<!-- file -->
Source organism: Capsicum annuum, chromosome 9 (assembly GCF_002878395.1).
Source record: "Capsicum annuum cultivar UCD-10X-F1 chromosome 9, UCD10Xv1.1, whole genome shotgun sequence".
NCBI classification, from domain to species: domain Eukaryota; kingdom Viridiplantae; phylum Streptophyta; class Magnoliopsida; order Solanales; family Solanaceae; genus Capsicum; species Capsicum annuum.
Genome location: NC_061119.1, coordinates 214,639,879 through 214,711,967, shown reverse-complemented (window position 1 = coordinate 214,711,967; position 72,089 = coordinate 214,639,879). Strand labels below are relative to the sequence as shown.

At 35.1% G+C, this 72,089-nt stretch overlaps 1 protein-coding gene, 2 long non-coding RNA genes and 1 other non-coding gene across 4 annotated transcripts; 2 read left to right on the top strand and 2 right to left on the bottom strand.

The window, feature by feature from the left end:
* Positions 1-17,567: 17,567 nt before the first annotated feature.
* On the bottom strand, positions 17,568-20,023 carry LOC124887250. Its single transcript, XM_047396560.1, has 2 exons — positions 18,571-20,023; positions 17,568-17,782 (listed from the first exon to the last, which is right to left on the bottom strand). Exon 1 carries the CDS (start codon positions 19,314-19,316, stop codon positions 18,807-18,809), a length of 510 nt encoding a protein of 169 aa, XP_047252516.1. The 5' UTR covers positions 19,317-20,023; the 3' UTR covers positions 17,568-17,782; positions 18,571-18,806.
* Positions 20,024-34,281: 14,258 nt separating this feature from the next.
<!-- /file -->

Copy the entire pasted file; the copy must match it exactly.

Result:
Source organism: Capsicum annuum, chromosome 9 (assembly GCF_002878395.1).
Source record: "Capsicum annuum cultivar UCD-10X-F1 chromosome 9, UCD10Xv1.1, whole genome shotgun sequence".
NCBI classification, from domain to species: domain Eukaryota; kingdom Viridiplantae; phylum Streptophyta; class Magnoliopsida; order Solanales; family Solanaceae; genus Capsicum; species Capsicum annuum.
Genome location: NC_061119.1, coordinates 214,639,879 through 214,711,967, shown reverse-complemented (window position 1 = coordinate 214,711,967; position 72,089 = coordinate 214,639,879). Strand labels below are relative to the sequence as shown.

At 35.1% G+C, this 72,089-nt stretch overlaps 1 protein-coding gene, 2 long non-coding RNA genes and 1 other non-coding gene across 4 annotated transcripts; 2 read left to right on the top strand and 2 right to left on the bottom strand.

The window, feature by feature from the left end:
* Positions 1-17,567: 17,567 nt before the first annotated feature.
* On the bottom strand, positions 17,568-20,023 carry LOC124887250. Its single transcript, XM_047396560.1, has 2 exons — positions 18,571-20,023; positions 17,568-17,782 (listed from the first exon to the last, which is right to left on the bottom strand). Exon 1 carries the CDS (start codon positions 19,314-19,316, stop codon positions 18,807-18,809), a length of 510 nt encoding a protein of 169 aa, XP_047252516.1. The 5' UTR covers positions 19,317-20,023; the 3' UTR covers positions 17,568-17,782; positions 18,571-18,806.
* Positions 20,024-34,281: 14,258 nt separating this feature from the next.